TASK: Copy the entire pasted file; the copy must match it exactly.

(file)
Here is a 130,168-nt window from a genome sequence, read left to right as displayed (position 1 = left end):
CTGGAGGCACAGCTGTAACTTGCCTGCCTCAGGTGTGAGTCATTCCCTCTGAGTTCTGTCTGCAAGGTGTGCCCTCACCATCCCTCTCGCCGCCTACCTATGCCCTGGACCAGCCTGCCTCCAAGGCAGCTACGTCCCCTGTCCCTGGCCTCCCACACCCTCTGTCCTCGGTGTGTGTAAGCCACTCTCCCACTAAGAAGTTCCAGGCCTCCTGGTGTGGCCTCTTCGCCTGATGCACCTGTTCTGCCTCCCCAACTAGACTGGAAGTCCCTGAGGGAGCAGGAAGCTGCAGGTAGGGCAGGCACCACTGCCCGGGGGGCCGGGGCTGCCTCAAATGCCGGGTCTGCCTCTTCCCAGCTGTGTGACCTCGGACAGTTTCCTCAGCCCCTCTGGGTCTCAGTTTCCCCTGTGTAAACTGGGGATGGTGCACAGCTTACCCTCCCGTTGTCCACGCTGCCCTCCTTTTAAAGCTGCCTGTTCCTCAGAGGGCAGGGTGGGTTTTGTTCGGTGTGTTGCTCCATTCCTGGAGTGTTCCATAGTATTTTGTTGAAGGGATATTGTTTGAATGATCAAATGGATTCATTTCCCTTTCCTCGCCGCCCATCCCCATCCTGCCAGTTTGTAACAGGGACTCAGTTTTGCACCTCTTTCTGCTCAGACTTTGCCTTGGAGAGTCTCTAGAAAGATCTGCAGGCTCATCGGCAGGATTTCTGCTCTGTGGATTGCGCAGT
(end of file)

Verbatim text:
Here is a 130,168-nt window from a genome sequence, read left to right as displayed (position 1 = left end):
CTGGAGGCACAGCTGTAACTTGCCTGCCTCAGGTGTGAGTCATTCCCTCTGAGTTCTGTCTGCAAGGTGTGCCCTCACCATCCCTCTCGCCGCCTACCTATGCCCTGGACCAGCCTGCCTCCAAGGCAGCTACGTCCCCTGTCCCTGGCCTCCCACACCCTCTGTCCTCGGTGTGTGTAAGCCACTCTCCCACTAAGAAGTTCCAGGCCTCCTGGTGTGGCCTCTTCGCCTGATGCACCTGTTCTGCCTCCCCAACTAGACTGGAAGTCCCTGAGGGAGCAGGAAGCTGCAGGTAGGGCAGGCACCACTGCCCGGGGGGCCGGGGCTGCCTCAAATGCCGGGTCTGCCTCTTCCCAGCTGTGTGACCTCGGACAGTTTCCTCAGCCCCTCTGGGTCTCAGTTTCCCCTGTGTAAACTGGGGATGGTGCACAGCTTACCCTCCCGTTGTCCACGCTGCCCTCCTTTTAAAGCTGCCTGTTCCTCAGAGGGCAGGGTGGGTTTTGTTCGGTGTGTTGCTCCATTCCTGGAGTGTTCCATAGTATTTTGTTGAAGGGATATTGTTTGAATGATCAAATGGATTCATTTCCCTTTCCTCGCCGCCCATCCCCATCCTGCCAGTTTGTAACAGGGACTCAGTTTTGCACCTCTTTCTGCTCAGACTTTGCCTTGGAGAGTCTCTAGAAAGATCTGCAGGCTCATCGGCAGGATTTCTGCTCTGTGGATTGCGCAGT